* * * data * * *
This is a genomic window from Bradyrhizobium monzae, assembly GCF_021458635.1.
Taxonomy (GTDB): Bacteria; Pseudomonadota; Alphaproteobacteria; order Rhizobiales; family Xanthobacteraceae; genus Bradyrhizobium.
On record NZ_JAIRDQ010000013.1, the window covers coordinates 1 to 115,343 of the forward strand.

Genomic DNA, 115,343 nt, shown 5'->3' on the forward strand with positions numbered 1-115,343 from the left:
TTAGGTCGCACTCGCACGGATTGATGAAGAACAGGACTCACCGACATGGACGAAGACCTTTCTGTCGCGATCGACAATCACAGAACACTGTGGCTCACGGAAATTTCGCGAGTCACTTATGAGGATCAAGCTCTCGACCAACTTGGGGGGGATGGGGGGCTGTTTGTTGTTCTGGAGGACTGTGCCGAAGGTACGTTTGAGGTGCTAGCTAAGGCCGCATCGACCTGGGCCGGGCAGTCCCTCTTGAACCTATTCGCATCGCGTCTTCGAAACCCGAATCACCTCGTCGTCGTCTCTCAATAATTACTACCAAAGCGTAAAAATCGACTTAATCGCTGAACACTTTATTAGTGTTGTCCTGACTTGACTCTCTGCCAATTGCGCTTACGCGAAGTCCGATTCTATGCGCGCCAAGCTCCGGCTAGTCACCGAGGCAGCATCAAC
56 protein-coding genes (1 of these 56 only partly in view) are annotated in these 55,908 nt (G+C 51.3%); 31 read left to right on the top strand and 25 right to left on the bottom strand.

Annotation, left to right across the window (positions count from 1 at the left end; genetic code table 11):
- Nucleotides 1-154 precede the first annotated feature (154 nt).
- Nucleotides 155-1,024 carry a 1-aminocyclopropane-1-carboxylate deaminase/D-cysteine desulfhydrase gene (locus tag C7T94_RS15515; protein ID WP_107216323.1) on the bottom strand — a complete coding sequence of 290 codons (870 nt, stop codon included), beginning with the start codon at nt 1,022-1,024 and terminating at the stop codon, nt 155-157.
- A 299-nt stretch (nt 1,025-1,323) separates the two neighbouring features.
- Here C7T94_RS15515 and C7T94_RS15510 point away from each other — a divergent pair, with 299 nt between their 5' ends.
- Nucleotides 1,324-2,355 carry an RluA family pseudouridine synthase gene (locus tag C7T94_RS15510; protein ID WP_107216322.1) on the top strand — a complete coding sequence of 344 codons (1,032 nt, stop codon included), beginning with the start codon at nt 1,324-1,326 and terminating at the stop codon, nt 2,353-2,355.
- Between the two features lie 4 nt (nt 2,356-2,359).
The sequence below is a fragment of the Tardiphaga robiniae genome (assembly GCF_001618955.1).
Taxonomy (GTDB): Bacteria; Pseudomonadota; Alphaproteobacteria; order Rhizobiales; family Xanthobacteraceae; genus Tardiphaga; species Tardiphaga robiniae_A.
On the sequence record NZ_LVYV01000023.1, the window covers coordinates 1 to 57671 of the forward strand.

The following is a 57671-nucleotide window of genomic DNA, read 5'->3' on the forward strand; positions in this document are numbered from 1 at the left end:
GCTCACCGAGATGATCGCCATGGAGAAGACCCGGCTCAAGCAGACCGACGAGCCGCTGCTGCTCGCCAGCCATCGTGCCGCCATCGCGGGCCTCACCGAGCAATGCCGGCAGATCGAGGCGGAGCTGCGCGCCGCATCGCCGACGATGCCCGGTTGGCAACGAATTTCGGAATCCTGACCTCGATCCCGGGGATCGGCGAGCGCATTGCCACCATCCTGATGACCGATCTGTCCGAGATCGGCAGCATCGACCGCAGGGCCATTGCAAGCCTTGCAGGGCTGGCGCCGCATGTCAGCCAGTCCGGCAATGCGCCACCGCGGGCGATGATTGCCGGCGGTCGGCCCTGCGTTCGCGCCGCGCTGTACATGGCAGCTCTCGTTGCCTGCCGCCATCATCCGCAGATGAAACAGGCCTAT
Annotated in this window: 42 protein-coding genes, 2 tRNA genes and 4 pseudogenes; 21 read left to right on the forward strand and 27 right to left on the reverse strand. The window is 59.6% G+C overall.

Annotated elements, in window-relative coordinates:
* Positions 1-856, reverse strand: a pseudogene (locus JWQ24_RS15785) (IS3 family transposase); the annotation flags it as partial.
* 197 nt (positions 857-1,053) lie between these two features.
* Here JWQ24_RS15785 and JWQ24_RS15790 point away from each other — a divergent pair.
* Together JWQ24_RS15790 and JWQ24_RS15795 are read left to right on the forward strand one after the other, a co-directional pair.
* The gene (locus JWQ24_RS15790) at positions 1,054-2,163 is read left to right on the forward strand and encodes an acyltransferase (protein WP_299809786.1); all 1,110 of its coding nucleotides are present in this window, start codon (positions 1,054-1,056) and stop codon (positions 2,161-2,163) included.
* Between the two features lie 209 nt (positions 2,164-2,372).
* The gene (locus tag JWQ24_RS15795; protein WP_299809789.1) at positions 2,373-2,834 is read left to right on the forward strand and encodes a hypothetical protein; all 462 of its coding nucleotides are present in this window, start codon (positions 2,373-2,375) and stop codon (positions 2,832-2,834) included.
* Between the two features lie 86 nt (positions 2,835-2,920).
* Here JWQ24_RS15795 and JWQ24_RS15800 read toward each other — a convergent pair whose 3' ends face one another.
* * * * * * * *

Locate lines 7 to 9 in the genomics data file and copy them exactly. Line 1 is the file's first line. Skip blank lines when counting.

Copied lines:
Annotation, left to right across the window (positions count from 1 at the left end; genetic code table 11):
- Nucleotides 1-154 precede the first annotated feature (154 nt).
- Nucleotides 155-1,024 carry a 1-aminocyclopropane-1-carboxylate deaminase/D-cysteine desulfhydrase gene (locus tag C7T94_RS15515; protein ID WP_107216323.1) on the bottom strand — a complete coding sequence of 290 codons (870 nt, stop codon included), beginning with the start codon at nt 1,022-1,024 and terminating at the stop codon, nt 155-157.